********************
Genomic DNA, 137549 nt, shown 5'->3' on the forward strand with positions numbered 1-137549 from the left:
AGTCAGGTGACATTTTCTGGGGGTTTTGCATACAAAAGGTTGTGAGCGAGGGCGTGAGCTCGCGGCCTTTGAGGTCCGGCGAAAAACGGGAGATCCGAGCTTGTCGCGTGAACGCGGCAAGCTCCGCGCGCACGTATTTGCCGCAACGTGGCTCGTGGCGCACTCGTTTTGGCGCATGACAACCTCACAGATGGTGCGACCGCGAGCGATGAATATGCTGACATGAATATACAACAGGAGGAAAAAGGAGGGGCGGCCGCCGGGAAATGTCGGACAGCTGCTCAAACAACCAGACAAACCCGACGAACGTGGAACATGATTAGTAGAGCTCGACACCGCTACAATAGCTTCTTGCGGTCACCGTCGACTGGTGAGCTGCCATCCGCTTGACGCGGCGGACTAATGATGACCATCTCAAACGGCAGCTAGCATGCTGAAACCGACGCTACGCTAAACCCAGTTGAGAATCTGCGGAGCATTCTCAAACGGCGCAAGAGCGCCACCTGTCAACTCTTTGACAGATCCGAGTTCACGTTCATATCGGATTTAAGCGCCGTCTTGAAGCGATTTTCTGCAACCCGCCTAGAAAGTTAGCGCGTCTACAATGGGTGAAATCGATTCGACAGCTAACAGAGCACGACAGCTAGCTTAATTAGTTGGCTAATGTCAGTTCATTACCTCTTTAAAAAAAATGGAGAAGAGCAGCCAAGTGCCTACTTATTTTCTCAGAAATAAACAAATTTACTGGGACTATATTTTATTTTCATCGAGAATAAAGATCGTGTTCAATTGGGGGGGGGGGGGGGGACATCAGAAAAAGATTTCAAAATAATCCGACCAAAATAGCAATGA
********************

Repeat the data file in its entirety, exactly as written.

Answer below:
Genomic DNA, 137549 nt, shown 5'->3' on the forward strand with positions numbered 1-137549 from the left:
AGTCAGGTGACATTTTCTGGGGGTTTTGCATACAAAAGGTTGTGAGCGAGGGCGTGAGCTCGCGGCCTTTGAGGTCCGGCGAAAAACGGGAGATCCGAGCTTGTCGCGTGAACGCGGCAAGCTCCGCGCGCACGTATTTGCCGCAACGTGGCTCGTGGCGCACTCGTTTTGGCGCATGACAACCTCACAGATGGTGCGACCGCGAGCGATGAATATGCTGACATGAATATACAACAGGAGGAAAAAGGAGGGGCGGCCGCCGGGAAATGTCGGACAGCTGCTCAAACAACCAGACAAACCCGACGAACGTGGAACATGATTAGTAGAGCTCGACACCGCTACAATAGCTTCTTGCGGTCACCGTCGACTGGTGAGCTGCCATCCGCTTGACGCGGCGGACTAATGATGACCATCTCAAACGGCAGCTAGCATGCTGAAACCGACGCTACGCTAAACCCAGTTGAGAATCTGCGGAGCATTCTCAAACGGCGCAAGAGCGCCACCTGTCAACTCTTTGACAGATCCGAGTTCACGTTCATATCGGATTTAAGCGCCGTCTTGAAGCGATTTTCTGCAACCCGCCTAGAAAGTTAGCGCGTCTACAATGGGTGAAATCGATTCGACAGCTAACAGAGCACGACAGCTAGCTTAATTAGTTGGCTAATGTCAGTTCATTACCTCTTTAAAAAAAATGGAGAAGAGCAGCCAAGTGCCTACTTATTTTCTCAGAAATAAACAAATTTACTGGGACTATATTTTATTTTCATCGAGAATAAAGATCGTGTTCAATTGGGGGGGGGGGGGGGGACATCAGAAAAAGATTTCAAAATAATCCGACCAAAATAGCAATGA